|Making A Nation
READ AND DISCUSS
George Mason was one of three delegates who refused to sign the United States Constitution. While still at the Convention, he took his draft of the Constitution and wrote down his objections on the back of it.
Mason's objections, along with articles by others in support of the Constitution, appeared in newspapers throughout the country in the months to come. These pieces were probably read by representatives in each state who were deciding whether or not to ratify the Constitution. The man on the street probably read these essays, too, and wondered, "Will we ever agree on our new government?" The major points of Mason's document, rewritten in modern language, appear on the following pages.
Each group reads one of the objections. Come up with a group response to the question. Write a summary of Mason's objection and the answer to your group's question on a large sheet of paper titled, "I Object!, Says Mason." Share this with the class.
Question: Do you think a national bill of rights is important? Are the rights of citizens in danger without a national bill of rights? Why or why not?
Background: If this section of the Constitution were approved, Rhode Island and Delaware would only have one representative for their whole state in 1787. The House would be able to vote on laws with only twenty members present! Right before the Constitution was signed, the size of the House of Representatives was enlarged from one representative per 40,000 people to one representative per 30,000 people in each state. Mason admitted that this change "in some degree lessened" his objection to the plan.
Question: Mason was worried that the House of Representatives was too small and that the citizens were not adequately represented. What are the advantages and disadvantages of a small House of Representatives? Make two lists.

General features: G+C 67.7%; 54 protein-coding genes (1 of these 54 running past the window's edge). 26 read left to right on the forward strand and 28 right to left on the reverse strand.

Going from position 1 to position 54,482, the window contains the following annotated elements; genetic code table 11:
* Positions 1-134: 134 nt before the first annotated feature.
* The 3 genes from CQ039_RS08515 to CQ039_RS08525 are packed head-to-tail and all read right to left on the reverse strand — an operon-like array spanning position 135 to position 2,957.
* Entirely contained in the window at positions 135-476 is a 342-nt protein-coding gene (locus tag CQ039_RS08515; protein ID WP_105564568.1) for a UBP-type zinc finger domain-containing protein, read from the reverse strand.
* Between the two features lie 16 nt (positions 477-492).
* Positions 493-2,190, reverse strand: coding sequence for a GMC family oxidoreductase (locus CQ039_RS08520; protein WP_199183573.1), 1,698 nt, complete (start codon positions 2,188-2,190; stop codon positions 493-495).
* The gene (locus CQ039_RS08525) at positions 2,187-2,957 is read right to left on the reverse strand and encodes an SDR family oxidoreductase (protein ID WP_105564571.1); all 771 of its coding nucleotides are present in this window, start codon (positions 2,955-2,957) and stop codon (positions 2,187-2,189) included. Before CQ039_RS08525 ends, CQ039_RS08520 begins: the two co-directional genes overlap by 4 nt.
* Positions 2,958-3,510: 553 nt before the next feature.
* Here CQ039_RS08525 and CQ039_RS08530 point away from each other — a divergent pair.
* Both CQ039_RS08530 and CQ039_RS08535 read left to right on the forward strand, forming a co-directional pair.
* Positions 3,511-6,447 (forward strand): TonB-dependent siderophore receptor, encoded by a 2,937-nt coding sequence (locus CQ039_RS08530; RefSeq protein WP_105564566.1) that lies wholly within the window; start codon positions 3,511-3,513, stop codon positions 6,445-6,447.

Background: Mason proposed that the council of advisors consist of six members -- two members from New England, two from the middle states, and two from the South. The members would be chosen by the Senate.
Question: Evaluate Mason's plan for a council of advisors to the President. Is this council necessary? If so, who should be on the council? Who should choose its members? Do we have something like this council today?
Question: Explain Mason's remark that the office of Vice President makes one state more powerful than the others. Why did Mason think that this would happen?
Find out about the duties of today's Vice President. Do you agree with Mason: Is the office of Vice President unnecessary? Why or why not?
Background: Mason believed that the national government should stop the sale of slaves into the country. During the Federal Convention, he said, "Slavery discourages arts & manufactures. The poor despise [hate] labor when performed by the slaves ... [Slavery] produce[s] the most pernicious [harmful] effect on manners. Every master of slaves is born a petty tyrant."
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